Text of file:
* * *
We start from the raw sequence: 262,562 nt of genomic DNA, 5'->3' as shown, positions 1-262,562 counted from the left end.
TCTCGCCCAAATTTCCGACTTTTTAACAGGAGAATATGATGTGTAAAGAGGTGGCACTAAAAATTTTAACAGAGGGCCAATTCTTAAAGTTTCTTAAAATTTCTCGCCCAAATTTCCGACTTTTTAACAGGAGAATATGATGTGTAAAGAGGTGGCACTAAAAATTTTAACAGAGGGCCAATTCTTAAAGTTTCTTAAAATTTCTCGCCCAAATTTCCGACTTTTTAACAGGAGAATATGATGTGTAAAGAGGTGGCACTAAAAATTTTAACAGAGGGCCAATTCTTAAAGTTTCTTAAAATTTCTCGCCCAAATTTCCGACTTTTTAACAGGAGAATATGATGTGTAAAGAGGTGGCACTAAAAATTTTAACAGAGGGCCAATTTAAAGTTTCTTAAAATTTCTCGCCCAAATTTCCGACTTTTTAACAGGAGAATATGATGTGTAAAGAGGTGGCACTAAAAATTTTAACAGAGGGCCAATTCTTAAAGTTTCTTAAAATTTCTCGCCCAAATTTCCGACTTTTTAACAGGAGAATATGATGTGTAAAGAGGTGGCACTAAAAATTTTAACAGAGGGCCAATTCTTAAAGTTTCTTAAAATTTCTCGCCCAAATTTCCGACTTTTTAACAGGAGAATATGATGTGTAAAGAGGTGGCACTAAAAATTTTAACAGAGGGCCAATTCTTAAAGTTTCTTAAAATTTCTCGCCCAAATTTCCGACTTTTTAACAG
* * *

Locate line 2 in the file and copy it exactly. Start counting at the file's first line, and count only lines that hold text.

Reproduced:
TCTCGCCCAAATTTCCGACTTTTTAACAGGAGAATATGATGTGTAAAGAGGTGGCACTAAAAATTTTAACAGAGGGCCAATTCTTAAAGTTTCTTAAAATTTCTCGCCCAAATTTCCGACTTTTTAACAGGAGAATATGATGTGTAAAGAGGTGGCACTAAAAATTTTAACAGAGGGCCAATTCTTAAAGTTTCTTAAAATTTCTCGCCCAAATTTCCGACTTTTTAACAGGAGAATATGATGTGTAAAGAGGTGGCACTAAAAATTTTAACAGAGGGCCAATTCTTAAAGTTTCTTAAAATTTCTCGCCCAAATTTCCGACTTTTTAACAGGAGAATATGATGTGTAAAGAGGTGGCACTAAAAATTTTAACAGAGGGCCAATTTAAAGTTTCTTAAAATTTCTCGCCCAAATTTCCGACTTTTTAACAGGAGAATATGATGTGTAAAGAGGTGGCACTAAAAATTTTAACAGAGGGCCAATTCTTAAAGTTTCTTAAAATTTCTCGCCCAAATTTCCGACTTTTTAACAGGAGAATATGATGTGTAAAGAGGTGGCACTAAAAATTTTAACAGAGGGCCAATTCTTAAAGTTTCTTAAAATTTCTCGCCCAAATTTCCGACTTTTTAACAGGAGAATATGATGTGTAAAGAGGTGGCACTAAAAATTTTAACAGAGGGCCAATTCTTAAAGTTTCTTAAAATTTCTCGCCCAAATTTCCGACTTTTTAACAG